State grant money used to fix erosion under Lake of the Ozarks toll bridge

LAKE OF THE OZARKS, Mo. -- More than 50 feet of shoreline has washed away near the Lake of the Ozarks Toll Bridge.

CG: Preventing Erosion | Lake of the Ozarks (30-35)
CG: Chris Rahmoeller | Sales Manager, Rock Works (57-103)
CG: Scott Ritchie | Manager, Rock Works (121-127)>

Nearly three-and-a-half feet of shoreline under bridge washes away every year.

"When it rains, the lake gets a little bit muddy looking, cloudy," said Donna Swall of the Lake of the Ozarks Watershed Alliance. "Or, if you have wave action whether it be from a boat, the wind, weather, it's going to erode soil away from the bank."

That soil can cause a lot of problems in the water.

"It becomes a table for bacteria to grow, as well as the phosphorous situation for algae blooms and unhealthy water," Swall added.

For the last seven years, LOWA has been trying to get a state grant to help stop that soil under the bridge from washing away.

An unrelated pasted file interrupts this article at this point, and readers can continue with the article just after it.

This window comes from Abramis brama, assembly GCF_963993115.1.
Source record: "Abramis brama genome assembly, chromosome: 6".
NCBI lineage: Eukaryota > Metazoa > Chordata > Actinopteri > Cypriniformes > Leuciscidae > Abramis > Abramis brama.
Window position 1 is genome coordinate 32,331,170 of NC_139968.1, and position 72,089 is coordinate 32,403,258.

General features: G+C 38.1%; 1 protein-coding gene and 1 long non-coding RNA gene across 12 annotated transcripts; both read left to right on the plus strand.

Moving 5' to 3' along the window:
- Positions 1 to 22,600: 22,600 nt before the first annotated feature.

This year, the group got the money.

"DNR stepped up to the plate, so we want to thank them big time," Swall said.

LOWA used the $76,000 grant to buy massive rocks - known as rip rap - to stop that erosion.

"It takes a lot of rock," said Chris Rahmoeller, Sales Manager at Rock Works.

In fact, they're using 1,300 tons of it. That's 2.6 million pounds of limestone.

"It holds 120 tons of rock on the barge, so it takes several trips from our quarry," Rahmoeller added.

Scott Ritchie, the manager of Rock Works, says laying the rip rap around the peninsula will take a little more than a week. That's less time than it would take to make a concrete sea wall.

"It lasts for years and years, and it's just natural," Ritchie said. "Later on down the road it just turns into regular rock just like the shoreline, so we're good."

LOWA also offers property owners a cost-share program to install rip rap on their property.

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